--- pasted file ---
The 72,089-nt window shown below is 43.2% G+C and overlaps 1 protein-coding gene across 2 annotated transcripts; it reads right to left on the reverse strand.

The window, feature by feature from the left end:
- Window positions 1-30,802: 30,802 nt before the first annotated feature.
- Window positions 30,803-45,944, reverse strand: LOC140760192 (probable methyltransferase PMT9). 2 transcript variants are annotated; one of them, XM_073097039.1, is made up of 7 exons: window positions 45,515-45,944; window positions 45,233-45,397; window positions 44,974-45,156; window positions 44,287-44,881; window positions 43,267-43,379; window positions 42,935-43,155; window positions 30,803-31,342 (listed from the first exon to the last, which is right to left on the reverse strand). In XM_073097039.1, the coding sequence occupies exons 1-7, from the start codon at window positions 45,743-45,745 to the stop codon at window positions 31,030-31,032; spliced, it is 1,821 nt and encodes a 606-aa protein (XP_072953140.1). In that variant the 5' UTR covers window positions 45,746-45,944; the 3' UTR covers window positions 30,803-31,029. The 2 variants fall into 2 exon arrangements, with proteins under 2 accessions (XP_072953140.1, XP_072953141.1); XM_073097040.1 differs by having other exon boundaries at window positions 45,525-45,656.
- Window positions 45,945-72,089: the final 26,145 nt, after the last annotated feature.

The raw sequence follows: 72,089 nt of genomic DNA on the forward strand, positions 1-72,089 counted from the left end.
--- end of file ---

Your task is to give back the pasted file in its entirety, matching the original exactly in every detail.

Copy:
The 72,089-nt window shown below is 43.2% G+C and overlaps 1 protein-coding gene across 2 annotated transcripts; it reads right to left on the reverse strand.

The window, feature by feature from the left end:
- Window positions 1-30,802: 30,802 nt before the first annotated feature.
- Window positions 30,803-45,944, reverse strand: LOC140760192 (probable methyltransferase PMT9). 2 transcript variants are annotated; one of them, XM_073097039.1, is made up of 7 exons: window positions 45,515-45,944; window positions 45,233-45,397; window positions 44,974-45,156; window positions 44,287-44,881; window positions 43,267-43,379; window positions 42,935-43,155; window positions 30,803-31,342 (listed from the first exon to the last, which is right to left on the reverse strand). In XM_073097039.1, the coding sequence occupies exons 1-7, from the start codon at window positions 45,743-45,745 to the stop codon at window positions 31,030-31,032; spliced, it is 1,821 nt and encodes a 606-aa protein (XP_072953140.1). In that variant the 5' UTR covers window positions 45,746-45,944; the 3' UTR covers window positions 30,803-31,029. The 2 variants fall into 2 exon arrangements, with proteins under 2 accessions (XP_072953140.1, XP_072953141.1); XM_073097040.1 differs by having other exon boundaries at window positions 45,525-45,656.
- Window positions 45,945-72,089: the final 26,145 nt, after the last annotated feature.

The raw sequence follows: 72,089 nt of genomic DNA on the forward strand, positions 1-72,089 counted from the left end.